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Paper short abstract:
Our case study in Langas examines how COVID-19 restrictions and VAT reintroduction on LPG have hampered progresses on clean energy transitions across Kenya and explores the compounding environmental, health, social, and gendered effects of regressing to being energy poor.
Paper long abstract:
Access to clean energy (e.g. liquefied petroleum gas (LPG), electricity) has been hampered by the COVID-19 pandemic. In the Global South, up to 25% of households have reverted to polluting fuels (e.g. charcoal, wood, kerosene) for their domestic energy practices. We examine the combined effects of COVID-19 restrictions and a 16% Value Added Tax (VAT) re-introduced on LPG in Kenya in July 2021 on domestic energy practices in Langas, a peri-urban informal settlement in Western Kenya.
LPG is considered a clean fuel due to lower air pollution emissions and a reduction in deforestation compared to biomass or kerosene. The Kenyan government invested great efforts to scale up its use, which increased from 3,5% in 2006 to 24,4% in 2020. However, the target of 35% of households using LPG by 2030 has been hampered by COVID-19 restrictions and the VAT re-introduction. We examine the joint effects of these two income shocks using a mixed-method approach that draws from quantitative survey data and from 6-months ethnographic fieldwork conducted in Langas. We showcase the lived experiences of regressing to energy poverty and we highlight that switching away from LPG does not only translate into using different fuels but in users having to readjust their practices to different ways to provide energy and food for their families. These changes have compounding social, economic, and gendered effects that deteriorate standards of living, health and environment. As poorer households were most affected by these economic events, pre-existing inequalities in energy access have widened across the country.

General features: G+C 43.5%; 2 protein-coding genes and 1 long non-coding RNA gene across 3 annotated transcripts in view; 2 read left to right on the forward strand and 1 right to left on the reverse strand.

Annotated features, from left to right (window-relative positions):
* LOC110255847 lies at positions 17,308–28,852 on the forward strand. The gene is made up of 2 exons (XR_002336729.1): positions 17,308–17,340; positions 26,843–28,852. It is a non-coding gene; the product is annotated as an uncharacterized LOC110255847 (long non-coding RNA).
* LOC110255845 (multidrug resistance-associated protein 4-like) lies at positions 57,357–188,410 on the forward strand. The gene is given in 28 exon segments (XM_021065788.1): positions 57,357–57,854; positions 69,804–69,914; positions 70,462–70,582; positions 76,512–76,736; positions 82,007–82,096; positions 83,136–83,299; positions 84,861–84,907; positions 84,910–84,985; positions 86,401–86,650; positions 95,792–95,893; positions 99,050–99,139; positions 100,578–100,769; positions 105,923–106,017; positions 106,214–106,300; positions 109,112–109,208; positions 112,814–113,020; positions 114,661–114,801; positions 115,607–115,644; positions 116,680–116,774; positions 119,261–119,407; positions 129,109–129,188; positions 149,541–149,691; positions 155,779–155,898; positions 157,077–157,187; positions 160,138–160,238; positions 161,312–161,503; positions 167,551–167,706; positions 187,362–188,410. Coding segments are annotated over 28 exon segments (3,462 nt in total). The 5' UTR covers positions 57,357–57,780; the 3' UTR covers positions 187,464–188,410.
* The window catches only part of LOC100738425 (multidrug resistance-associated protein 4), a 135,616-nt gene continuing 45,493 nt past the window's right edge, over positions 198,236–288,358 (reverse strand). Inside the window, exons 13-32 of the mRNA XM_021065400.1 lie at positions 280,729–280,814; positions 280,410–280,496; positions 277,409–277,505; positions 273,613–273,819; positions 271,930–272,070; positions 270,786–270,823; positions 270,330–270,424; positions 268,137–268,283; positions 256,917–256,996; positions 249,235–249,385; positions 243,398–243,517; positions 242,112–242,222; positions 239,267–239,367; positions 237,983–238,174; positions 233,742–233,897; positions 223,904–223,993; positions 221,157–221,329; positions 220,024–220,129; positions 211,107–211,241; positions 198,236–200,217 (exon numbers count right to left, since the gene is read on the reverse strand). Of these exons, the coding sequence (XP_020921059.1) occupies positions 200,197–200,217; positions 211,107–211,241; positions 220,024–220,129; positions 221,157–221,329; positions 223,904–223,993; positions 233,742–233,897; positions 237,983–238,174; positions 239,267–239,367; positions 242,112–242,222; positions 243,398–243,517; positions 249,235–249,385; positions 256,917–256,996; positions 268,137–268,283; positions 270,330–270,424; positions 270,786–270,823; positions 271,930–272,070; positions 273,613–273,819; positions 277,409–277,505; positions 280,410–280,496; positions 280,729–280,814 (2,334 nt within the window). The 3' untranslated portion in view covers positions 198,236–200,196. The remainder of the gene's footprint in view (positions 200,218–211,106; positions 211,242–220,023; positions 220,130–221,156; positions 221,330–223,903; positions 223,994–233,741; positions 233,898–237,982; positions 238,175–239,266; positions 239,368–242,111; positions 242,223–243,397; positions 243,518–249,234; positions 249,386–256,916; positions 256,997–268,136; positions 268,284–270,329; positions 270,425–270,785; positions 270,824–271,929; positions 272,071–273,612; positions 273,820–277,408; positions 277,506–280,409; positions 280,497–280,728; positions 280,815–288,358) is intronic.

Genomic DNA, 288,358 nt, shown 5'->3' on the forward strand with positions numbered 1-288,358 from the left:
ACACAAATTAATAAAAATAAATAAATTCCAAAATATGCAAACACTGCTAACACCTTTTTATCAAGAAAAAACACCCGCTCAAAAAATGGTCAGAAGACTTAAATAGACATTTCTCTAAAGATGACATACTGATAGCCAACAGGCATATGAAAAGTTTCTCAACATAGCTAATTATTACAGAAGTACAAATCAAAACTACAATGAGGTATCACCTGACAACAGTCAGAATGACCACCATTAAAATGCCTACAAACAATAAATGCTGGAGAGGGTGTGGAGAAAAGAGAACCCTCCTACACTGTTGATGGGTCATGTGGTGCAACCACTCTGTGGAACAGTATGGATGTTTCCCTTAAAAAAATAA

Understanding the lived experiences of energy poverty in the Global North and South
Session 1 Thursday 7 July, 2022, -